Soup recipes to follow in future posts.

Enjoy.

containers

September 27, 2010

As mentioned thoughts about lunch weigh heavy on my mind these days. It is not that there is nothing else going on. Work life is busy, home life is busy, scrabbling to find time for personal fun and projects is a constant. Certain that I am not alone in these feelings I wanted to share a personal finding. No job is important enough to cause you to forego a decent lunch and lunch is a point in the day when it is critical to stop, reflect, eat and enjoy.

An important piece of this equation is the container in which you are packing your food stuffs. Nothing is more of a bummer than opening your pack, laptop case, brief case, lunch bag and finding your ipod  coated in a thick coating of minestrone or discovering a stray piece of cheese weeks later in a dark corner of your away bag. Choose well, choose size appropriate, choose well sealed and well fabricated. Do not save money here. Spend money on your tools and they will serve you well.

Considerations:

Do you have access to a fridge?

What do you most often bring for lunch?

How much do you need to be sated and how much space will you need to be placated?

How easy is the container to clean?

How easy is it to assemble and pack?

How light and easy to carry is your lunch setup?

I am sure I have missed some details, but this gave me the fundamentals for making good choices which have served me well and saved me a ton of cash.

My top picks for non refrigerator scenarios are as follows listed from most costly to least.

Modern Bento boxes like Zojirushi’s Mr. and Ms. Bento line or Tiger’s thermal are great. They keep food cool or hot or both for around 6 hours and require a little planning. If you are waiting more than 6 hours you need to establish a stealth snacking strategy at work or call the labor board.

A great site to get stoked:

http://justbento.com/

Stanley and Thermos are making some great new containers which are reasonable, functional and well made.

The soft pack insulated lunch bag is the new stand in for the lunch box of yesteryear, but keep it clean. Just because it starts out the year clean, shiny and sterile looking does not mean that after a few weeks it will remain so. Take a peek into any kids lunch bag by the end of September and behold the corners and crevices; remember it wasn’t so long ago that the eating process for the little ones was a full contact sport. In short, buy well made and easy to clean. Additionally, get containers which fit in the bag you chose. The plastic type with a gasket work well and will save you a ton on plastic bags.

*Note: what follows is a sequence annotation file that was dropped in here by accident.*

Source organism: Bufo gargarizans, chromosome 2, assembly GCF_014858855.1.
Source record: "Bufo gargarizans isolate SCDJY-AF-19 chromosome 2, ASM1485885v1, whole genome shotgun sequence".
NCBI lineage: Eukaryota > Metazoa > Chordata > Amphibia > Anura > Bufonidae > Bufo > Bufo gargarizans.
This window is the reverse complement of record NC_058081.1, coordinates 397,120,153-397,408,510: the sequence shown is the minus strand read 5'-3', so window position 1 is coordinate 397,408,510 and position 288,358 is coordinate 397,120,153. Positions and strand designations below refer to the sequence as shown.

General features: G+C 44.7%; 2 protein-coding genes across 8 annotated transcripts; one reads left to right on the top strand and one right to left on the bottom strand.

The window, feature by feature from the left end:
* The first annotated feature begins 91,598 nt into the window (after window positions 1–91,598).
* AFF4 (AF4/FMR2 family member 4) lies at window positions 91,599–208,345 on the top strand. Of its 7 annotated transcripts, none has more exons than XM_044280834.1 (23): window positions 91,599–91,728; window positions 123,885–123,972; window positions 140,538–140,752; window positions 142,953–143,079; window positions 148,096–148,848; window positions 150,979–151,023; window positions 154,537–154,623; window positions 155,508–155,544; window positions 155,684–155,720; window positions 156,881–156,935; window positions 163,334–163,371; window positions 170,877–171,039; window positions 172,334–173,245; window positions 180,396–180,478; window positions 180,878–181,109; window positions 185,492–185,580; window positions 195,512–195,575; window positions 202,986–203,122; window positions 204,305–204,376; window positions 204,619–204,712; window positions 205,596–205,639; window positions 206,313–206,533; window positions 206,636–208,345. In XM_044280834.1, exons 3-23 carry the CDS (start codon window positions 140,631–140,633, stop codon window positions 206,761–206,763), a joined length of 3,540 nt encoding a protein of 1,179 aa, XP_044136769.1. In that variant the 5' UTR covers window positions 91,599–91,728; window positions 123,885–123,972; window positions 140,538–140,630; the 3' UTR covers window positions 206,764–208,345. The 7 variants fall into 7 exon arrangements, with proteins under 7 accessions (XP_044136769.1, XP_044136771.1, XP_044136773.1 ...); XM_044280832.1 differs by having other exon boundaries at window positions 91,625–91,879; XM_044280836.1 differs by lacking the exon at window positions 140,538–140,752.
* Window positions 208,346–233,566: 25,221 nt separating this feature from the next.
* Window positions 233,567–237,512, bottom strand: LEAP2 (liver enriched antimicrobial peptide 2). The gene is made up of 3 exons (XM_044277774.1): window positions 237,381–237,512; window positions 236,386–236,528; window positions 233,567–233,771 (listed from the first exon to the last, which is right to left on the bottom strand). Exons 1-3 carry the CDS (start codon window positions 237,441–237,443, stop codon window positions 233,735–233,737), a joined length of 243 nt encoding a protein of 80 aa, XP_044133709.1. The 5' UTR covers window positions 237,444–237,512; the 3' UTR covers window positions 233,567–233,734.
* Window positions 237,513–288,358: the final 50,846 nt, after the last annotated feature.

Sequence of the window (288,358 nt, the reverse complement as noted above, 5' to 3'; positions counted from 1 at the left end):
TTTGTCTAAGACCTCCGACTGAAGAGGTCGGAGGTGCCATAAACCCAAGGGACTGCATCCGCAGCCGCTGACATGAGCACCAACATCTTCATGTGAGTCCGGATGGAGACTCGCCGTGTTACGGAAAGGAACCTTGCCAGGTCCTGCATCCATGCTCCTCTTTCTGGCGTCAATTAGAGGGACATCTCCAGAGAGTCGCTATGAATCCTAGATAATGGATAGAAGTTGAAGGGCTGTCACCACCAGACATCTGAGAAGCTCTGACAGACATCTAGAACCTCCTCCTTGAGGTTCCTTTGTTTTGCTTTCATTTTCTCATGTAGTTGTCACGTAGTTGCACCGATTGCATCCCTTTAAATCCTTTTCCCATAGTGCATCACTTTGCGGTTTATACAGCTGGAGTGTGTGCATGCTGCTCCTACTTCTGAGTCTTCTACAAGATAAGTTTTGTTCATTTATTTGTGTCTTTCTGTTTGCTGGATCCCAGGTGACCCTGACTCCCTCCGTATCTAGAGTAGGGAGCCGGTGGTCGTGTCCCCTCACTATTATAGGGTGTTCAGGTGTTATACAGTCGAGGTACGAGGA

For those of us with a provided workplace refrigerator the container possibilities are virtually endless. I personally do not like microwaving food in plastic containers so I love the glass containers with a good solid lid. I also like a container that is not so cramped that you feel like a dog while you are sitting down to lunch. If you can; bring a plate and some cutlery, heat your food, and plate your lunch. I have found that it is almost a foreign concept to sit down with a plate and cutlery and eat a proper meal. I guarantee that your day will change if you sit down and eat a semi civilized meal at lunch instead of gulping down food and pretending to work in front of your computer. Honestly, no one is impressed at your diligence, work ethic or productivity. On the other hand, sitting down calmly and eating a nice hand-made meal on a plate will make you calmer, more productive and at least give the appearance that you are not a ulcer candidate.

http://www.pyrexware.com/index.asp?pageId=14

Go out and have some lunch. Stay in and have some lunch. Just get up and stroll away from your cube, office or workspace and stretch your legs.

another Italian film and a “borrowed” blood orange recipe

June 21, 2010